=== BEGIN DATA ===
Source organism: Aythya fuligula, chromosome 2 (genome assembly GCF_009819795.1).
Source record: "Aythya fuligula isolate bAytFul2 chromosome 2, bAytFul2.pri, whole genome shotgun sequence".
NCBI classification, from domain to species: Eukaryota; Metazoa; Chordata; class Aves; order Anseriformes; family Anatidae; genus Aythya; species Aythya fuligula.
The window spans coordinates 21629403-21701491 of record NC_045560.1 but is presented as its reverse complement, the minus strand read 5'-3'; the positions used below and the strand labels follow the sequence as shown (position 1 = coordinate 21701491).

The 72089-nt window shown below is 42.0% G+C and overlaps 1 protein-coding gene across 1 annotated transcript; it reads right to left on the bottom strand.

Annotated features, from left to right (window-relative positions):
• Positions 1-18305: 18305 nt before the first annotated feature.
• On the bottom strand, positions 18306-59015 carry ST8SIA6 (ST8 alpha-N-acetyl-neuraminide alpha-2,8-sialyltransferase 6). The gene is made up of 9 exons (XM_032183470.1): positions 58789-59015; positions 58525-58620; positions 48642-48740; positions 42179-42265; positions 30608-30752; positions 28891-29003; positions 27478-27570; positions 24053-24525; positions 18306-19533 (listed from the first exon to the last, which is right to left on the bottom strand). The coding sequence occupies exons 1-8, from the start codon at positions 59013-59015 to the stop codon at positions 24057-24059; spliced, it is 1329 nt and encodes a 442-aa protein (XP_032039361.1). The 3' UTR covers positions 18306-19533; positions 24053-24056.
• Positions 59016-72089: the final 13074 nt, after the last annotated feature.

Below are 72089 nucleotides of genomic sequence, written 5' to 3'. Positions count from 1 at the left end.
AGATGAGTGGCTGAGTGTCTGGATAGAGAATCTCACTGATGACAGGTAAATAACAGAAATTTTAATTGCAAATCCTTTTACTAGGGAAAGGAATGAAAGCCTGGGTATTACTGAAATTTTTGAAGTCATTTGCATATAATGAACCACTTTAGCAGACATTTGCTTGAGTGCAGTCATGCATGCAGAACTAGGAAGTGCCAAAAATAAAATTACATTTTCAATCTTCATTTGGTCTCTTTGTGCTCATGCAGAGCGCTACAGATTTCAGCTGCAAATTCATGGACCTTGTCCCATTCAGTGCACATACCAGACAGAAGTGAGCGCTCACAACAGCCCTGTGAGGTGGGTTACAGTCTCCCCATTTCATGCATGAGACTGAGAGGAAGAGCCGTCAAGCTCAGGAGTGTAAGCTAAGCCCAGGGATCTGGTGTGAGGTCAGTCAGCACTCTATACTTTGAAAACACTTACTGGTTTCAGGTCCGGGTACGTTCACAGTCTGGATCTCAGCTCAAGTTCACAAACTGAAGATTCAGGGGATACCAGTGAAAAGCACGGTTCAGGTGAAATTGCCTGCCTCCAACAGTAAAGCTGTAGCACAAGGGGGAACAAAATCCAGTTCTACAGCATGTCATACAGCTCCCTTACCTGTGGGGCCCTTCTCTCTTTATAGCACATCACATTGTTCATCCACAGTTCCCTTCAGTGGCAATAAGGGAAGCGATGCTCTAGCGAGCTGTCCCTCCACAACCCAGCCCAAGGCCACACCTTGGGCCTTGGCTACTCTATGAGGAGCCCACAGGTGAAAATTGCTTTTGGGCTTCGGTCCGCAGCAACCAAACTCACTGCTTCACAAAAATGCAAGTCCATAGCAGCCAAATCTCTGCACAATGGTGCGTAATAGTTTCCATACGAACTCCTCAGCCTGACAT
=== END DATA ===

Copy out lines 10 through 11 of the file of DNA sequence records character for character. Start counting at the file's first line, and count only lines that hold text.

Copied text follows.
Below are 72089 nucleotides of genomic sequence, written 5' to 3'. Positions count from 1 at the left end.
AGATGAGTGGCTGAGTGTCTGGATAGAGAATCTCACTGATGACAGGTAAATAACAGAAATTTTAATTGCAAATCCTTTTACTAGGGAAAGGAATGAAAGCCTGGGTATTACTGAAATTTTTGAAGTCATTTGCATATAATGAACCACTTTAGCAGACATTTGCTTGAGTGCAGTCATGCATGCAGAACTAGGAAGTGCCAAAAATAAAATTACATTTTCAATCTTCATTTGGTCTCTTTGTGCTCATGCAGAGCGCTACAGATTTCAGCTGCAAATTCATGGACCTTGTCCCATTCAGTGCACATACCAGACAGAAGTGAGCGCTCACAACAGCCCTGTGAGGTGGGTTACAGTCTCCCCATTTCATGCATGAGACTGAGAGGAAGAGCCGTCAAGCTCAGGAGTGTAAGCTAAGCCCAGGGATCTGGTGTGAGGTCAGTCAGCACTCTATACTTTGAAAACACTTACTGGTTTCAGGTCCGGGTACGTTCACAGTCTGGATCTCAGCTCAAGTTCACAAACTGAAGATTCAGGGGATACCAGTGAAAAGCACGGTTCAGGTGAAATTGCCTGCCTCCAACAGTAAAGCTGTAGCACAAGGGGGAACAAAATCCAGTTCTACAGCATGTCATACAGCTCCCTTACCTGTGGGGCCCTTCTCTCTTTATAGCACATCACATTGTTCATCCACAGTTCCCTTCAGTGGCAATAAGGGAAGCGATGCTCTAGCGAGCTGTCCCTCCACAACCCAGCCCAAGGCCACACCTTGGGCCTTGGCTACTCTATGAGGAGCCCACAGGTGAAAATTGCTTTTGGGCTTCGGTCCGCAGCAACCAAACTCACTGCTTCACAAAAATGCAAGTCCATAGCAGCCAAATCTCTGCACAATGGTGCGTAATAGTTTCCATACGAACTCCTCAGCCTGACAT